Therefore HMRC would expect the responsible person (likely to be the field operator) to provide production profiles across a range of probabilities including P10 or proven, probable and possible. Also, where appropriate, details of contracts in place and the consequences for PRT if these changed. In some cases it might be appropriate for a meeting to be held in order for HMRC to be assured that the field is not going to pay PRT in the future.

The reason for HMRC seeking such certainty is that the election is an irrevocable one and, unlike the deferral of returns, there is no recourse for HMRC to revisit the case and to cancel the election except under the circumstances set out in paragraph 6 of Schedule 20B to OTA75.

It should also be noted that for some fields it will be more straightforward than others to establish with certainty whether or not they will pay PRT in the future and the amount of information requested will reflect this.

Cancellation of an election

Paragraph 6 of Sch20B allows HMRC to cancel an election within 3 years of giving notice if any information provided in support of the election proves to be inaccurate or incomplete. This is only to the extent that HMRC would not have agreed to the field being non taxable had they been in possession of the complete or correct information at the time of making the decision.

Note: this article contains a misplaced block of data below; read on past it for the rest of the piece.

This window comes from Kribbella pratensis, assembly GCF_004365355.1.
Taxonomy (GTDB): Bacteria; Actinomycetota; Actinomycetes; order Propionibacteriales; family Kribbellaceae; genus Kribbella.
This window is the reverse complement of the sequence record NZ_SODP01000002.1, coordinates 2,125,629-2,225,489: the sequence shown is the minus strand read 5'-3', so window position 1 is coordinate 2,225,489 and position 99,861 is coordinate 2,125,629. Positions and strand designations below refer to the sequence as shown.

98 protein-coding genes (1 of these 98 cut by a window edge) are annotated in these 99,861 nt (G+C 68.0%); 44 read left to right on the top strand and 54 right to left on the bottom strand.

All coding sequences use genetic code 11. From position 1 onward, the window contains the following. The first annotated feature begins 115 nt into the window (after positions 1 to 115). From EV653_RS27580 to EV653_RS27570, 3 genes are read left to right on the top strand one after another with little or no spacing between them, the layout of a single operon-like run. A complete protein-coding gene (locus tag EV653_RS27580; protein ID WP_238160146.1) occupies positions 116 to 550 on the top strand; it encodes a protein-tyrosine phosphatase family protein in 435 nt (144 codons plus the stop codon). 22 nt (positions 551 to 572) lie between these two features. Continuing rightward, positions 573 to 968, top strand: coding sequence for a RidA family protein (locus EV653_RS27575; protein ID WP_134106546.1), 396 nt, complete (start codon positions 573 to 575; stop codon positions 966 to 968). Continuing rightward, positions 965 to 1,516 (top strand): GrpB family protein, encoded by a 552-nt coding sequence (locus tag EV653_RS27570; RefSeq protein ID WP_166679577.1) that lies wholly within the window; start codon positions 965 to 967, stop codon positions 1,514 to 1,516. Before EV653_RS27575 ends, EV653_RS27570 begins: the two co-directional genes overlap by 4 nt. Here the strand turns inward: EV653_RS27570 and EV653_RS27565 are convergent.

It should be emphasised that this provision does not allow HMRC to change its mind over a decision made previously if new facts, not in the company’s possession at the time the election was made, come to light. The following examples may help here.

Example 1

Two years following HMRC’s agreement that a field is to be non taxable a new seismic survey reveals substantial and hitherto unknown reserves. Revised economic forecasts for future field production indicate that the field will pay PRT over a number of periods.

In this case HMRC would not cancel the election since the information provided at the time in support of the election was complete and accurate. The new information was as a result of the seismic survey which occurred after HMRC agreed the election.

Example 2